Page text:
A Case for Renewable Green Energy

October 5, 2011

1:30 pm

There are so many reasons why America needs to break the shackles of big oil interests and move to renewable green energy. It isn’t just about saving the environment, and it’s not about wordsmithing and morphing global warming to the more energy company-friendly term climate change. It’s about retooling an economy and starting the next revolution that fuels our next cycle of prosperity.

Real economic change and wealth are based on economic revolutions like the Agricultural and Industrial Revolutions. We are currently on the last legs of the Information Technology revolution that has driven our economic prosperity since the 1970s. When you look around now, you can clearly see that the Information Technology revolution has petered out. Change is only slightly incremental. We’ve eeked out 80% and 90% performance enhancements from new technology to the point where squeezing the last 10% in value is as difficult, painful, slow and unproductive as squeezing water out of a wash cloth that has been twisted a thousand times.

Economic booms stem from new, truly disruptive technologies. In computing, there was a day when IBM was the largest capitalized company in the world based on their expertise in mainframe computing. Threatened by new entrants like 16-bit, multi-tasking, and networked micro-computers from Convergent Technology and Unix-based Fortune Systems, IBM conspired with Intel and a startup called Microsoft to create a single-tasking, barely-functional, 8-bit, stand-alone personal computer. Based on IBM’s dominant market position, the PC became the industry micro-computer standard. IBM and Intel crushed the nascent threats and put computing back 15 years.

For a time, IBM successfully stemmed a tide – that would eventually overtake them – as they ceded their computing crown to partner-turned-rival Microsoft in the late 1980s. Yet IBM’s attempts to stem the tide of progress pales to that of Big Oil using Big Government and Big Media to smother thee renewable green energy industry.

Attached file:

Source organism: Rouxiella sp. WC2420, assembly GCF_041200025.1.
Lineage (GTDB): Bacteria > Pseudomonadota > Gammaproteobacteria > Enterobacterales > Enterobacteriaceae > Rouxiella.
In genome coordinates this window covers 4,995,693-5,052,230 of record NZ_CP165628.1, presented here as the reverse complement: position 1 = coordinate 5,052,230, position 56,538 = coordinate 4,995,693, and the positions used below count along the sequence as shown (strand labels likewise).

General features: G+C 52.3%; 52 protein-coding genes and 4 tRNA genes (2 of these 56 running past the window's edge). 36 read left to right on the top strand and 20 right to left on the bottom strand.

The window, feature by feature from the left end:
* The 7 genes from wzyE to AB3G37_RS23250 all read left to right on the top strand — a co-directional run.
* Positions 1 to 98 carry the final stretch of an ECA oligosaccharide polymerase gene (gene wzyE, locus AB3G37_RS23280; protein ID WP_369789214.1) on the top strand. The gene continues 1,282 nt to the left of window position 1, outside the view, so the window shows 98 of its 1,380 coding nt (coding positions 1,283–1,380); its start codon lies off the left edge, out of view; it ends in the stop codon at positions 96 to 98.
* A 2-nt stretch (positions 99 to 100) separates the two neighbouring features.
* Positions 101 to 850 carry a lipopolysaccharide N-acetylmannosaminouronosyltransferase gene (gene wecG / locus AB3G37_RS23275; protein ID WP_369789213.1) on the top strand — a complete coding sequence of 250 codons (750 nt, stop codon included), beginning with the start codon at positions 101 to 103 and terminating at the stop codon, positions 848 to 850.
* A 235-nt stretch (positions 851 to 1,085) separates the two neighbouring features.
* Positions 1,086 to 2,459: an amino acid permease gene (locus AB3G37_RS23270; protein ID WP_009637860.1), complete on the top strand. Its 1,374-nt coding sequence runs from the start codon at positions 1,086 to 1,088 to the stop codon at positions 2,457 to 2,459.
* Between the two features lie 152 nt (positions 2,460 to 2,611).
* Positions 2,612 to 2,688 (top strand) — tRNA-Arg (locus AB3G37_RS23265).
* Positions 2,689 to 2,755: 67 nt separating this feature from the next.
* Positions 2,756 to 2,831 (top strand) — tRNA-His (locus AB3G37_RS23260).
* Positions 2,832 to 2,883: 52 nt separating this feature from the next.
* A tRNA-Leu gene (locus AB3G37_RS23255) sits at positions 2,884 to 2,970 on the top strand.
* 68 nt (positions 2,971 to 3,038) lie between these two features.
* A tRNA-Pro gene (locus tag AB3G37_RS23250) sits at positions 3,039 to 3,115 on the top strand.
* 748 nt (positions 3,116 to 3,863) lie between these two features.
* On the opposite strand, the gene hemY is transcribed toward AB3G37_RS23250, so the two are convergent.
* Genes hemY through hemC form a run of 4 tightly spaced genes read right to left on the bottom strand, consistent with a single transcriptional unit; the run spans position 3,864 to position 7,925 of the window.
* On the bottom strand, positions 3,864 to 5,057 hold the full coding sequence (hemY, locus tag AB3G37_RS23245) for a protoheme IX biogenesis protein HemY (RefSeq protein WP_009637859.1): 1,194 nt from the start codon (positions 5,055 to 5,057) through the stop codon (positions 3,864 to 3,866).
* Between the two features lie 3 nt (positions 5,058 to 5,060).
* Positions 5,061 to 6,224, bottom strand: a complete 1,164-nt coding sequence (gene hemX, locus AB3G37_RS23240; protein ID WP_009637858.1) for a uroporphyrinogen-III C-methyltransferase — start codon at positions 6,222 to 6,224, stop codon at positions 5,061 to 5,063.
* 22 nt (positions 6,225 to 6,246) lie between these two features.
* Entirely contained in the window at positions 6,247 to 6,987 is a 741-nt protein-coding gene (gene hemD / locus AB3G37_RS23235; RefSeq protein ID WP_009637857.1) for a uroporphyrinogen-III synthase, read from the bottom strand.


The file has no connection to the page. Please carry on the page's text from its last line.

Forget direct subsidies and tax breaks to big oil. They are puny when you compare them to the soft, non-direct subsidies that hide the true cost of big oil. The size of our armed forces, the fronts on which they operate, and the blood-and-treasure spent to protect our oil pipelines are all non-calculated costs of Big Oil. There is also the damaging impact on the environment and the ecological damage and cost to commerce and fisheries caused by the Horizon disaster in the Gulf and the lasting effects of the Valdez oil spill in Alaska. If the true cost of oil was added to each barrel, I do not want to know what we would be paying at the pumps.

If gasoline cost $20 per gallon, what would you pay for one of those foot-powered Flintstone’s cars? If gasoline prices were in line with their true cost, then safer, smaller, and modular nuclear power, solar, wind and renewable agricultural fuel technology would suddenly become economically viable. The smartest minds would focus on perfecting the technologies, thus creating employment opportunities, and the rapid price/performance improvements that take place in mass markets would follow the path of Moore’s Law. America would experience the kind of economic boom consistent with all prior economic revolutions.

Yes, there would be short-term pain associated with the higher cost of fuel. Those short-term disadvantages would be outweighed by the long term advantages, which include:

1. The creation of a new wealth-creating engine
2. Reduction in carbon emissions
3. A drop in oil prices
4. Loss of funding for terrorism groups backed by oil profits

The technology has been around for years. Backyard inventors were building chicken poop-powered cars 30 years ago. Yet Big Oil, the loser if this economic boom occurs, own our politicians and have too much to lose. Imagine the fate of the car if the buggy whip manufacturers had the foresight and political influence of Big Oil. We’d still be riding horses and buying buggy whips.

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Glen Hellman (@glehel), is an angel investor, serial entrepreneur, and works for venture capitalists as a turn-around specialist. He is the Chief Entrepreneureator at Driven Forward LLC, frequently muses on his blog, Forward Thinking, and works with entrepreneurs to help them figure out what to do and get them to do it.

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